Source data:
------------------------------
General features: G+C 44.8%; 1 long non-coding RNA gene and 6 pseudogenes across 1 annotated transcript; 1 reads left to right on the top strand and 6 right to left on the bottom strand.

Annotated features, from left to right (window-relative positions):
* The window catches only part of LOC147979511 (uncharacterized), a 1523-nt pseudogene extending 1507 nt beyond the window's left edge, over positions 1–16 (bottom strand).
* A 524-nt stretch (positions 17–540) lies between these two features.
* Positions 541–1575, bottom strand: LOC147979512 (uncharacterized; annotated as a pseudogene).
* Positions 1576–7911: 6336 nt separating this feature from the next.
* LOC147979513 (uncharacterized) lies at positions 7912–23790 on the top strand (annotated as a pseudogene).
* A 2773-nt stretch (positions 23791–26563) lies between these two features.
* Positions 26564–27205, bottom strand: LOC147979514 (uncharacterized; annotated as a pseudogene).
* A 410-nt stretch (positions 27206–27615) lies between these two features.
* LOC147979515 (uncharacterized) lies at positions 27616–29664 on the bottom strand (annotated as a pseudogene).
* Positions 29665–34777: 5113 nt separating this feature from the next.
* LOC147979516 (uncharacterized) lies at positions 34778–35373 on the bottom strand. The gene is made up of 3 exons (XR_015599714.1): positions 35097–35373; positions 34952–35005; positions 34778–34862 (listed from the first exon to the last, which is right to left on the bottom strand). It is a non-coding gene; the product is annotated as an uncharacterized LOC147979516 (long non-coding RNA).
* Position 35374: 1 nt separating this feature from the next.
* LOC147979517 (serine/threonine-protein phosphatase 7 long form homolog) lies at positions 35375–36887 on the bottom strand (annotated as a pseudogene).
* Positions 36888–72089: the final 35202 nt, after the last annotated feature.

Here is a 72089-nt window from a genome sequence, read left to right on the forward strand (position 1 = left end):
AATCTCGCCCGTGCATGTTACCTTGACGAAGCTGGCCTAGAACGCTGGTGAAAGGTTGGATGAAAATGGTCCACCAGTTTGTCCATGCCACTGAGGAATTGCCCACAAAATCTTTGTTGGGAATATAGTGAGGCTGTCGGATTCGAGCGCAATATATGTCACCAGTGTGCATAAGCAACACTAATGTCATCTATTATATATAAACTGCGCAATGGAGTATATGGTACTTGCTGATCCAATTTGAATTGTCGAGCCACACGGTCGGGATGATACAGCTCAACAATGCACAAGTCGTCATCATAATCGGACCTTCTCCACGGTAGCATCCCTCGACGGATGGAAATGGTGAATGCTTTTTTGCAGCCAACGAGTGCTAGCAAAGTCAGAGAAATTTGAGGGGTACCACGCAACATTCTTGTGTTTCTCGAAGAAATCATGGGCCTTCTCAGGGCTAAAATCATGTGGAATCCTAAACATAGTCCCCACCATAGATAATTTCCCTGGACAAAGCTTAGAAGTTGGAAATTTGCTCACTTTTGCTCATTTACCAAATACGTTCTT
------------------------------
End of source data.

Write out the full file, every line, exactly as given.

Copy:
General features: G+C 44.8%; 1 long non-coding RNA gene and 6 pseudogenes across 1 annotated transcript; 1 reads left to right on the top strand and 6 right to left on the bottom strand.

Annotated features, from left to right (window-relative positions):
* The window catches only part of LOC147979511 (uncharacterized), a 1523-nt pseudogene extending 1507 nt beyond the window's left edge, over positions 1–16 (bottom strand).
* A 524-nt stretch (positions 17–540) lies between these two features.
* Positions 541–1575, bottom strand: LOC147979512 (uncharacterized; annotated as a pseudogene).
* Positions 1576–7911: 6336 nt separating this feature from the next.
* LOC147979513 (uncharacterized) lies at positions 7912–23790 on the top strand (annotated as a pseudogene).
* A 2773-nt stretch (positions 23791–26563) lies between these two features.
* Positions 26564–27205, bottom strand: LOC147979514 (uncharacterized; annotated as a pseudogene).
* A 410-nt stretch (positions 27206–27615) lies between these two features.
* LOC147979515 (uncharacterized) lies at positions 27616–29664 on the bottom strand (annotated as a pseudogene).
* Positions 29665–34777: 5113 nt separating this feature from the next.
* LOC147979516 (uncharacterized) lies at positions 34778–35373 on the bottom strand. The gene is made up of 3 exons (XR_015599714.1): positions 35097–35373; positions 34952–35005; positions 34778–34862 (listed from the first exon to the last, which is right to left on the bottom strand). It is a non-coding gene; the product is annotated as an uncharacterized LOC147979516 (long non-coding RNA).
* Position 35374: 1 nt separating this feature from the next.
* LOC147979517 (serine/threonine-protein phosphatase 7 long form homolog) lies at positions 35375–36887 on the bottom strand (annotated as a pseudogene).
* Positions 36888–72089: the final 35202 nt, after the last annotated feature.

Here is a 72089-nt window from a genome sequence, read left to right on the forward strand (position 1 = left end):
AATCTCGCCCGTGCATGTTACCTTGACGAAGCTGGCCTAGAACGCTGGTGAAAGGTTGGATGAAAATGGTCCACCAGTTTGTCCATGCCACTGAGGAATTGCCCACAAAATCTTTGTTGGGAATATAGTGAGGCTGTCGGATTCGAGCGCAATATATGTCACCAGTGTGCATAAGCAACACTAATGTCATCTATTATATATAAACTGCGCAATGGAGTATATGGTACTTGCTGATCCAATTTGAATTGTCGAGCCACACGGTCGGGATGATACAGCTCAACAATGCACAAGTCGTCATCATAATCGGACCTTCTCCACGGTAGCATCCCTCGACGGATGGAAATGGTGAATGCTTTTTTGCAGCCAACGAGTGCTAGCAAAGTCAGAGAAATTTGAGGGGTACCACGCAACATTCTTGTGTTTCTCGAAGAAATCATGGGCCTTCTCAGGGCTAAAATCATGTGGAATCCTAAACATAGTCCCCACCATAGATAATTTCCCTGGACAAAGCTTAGAAGTTGGAAATTTGCTCACTTTTGCTCATTTACCAAATACGTTCTT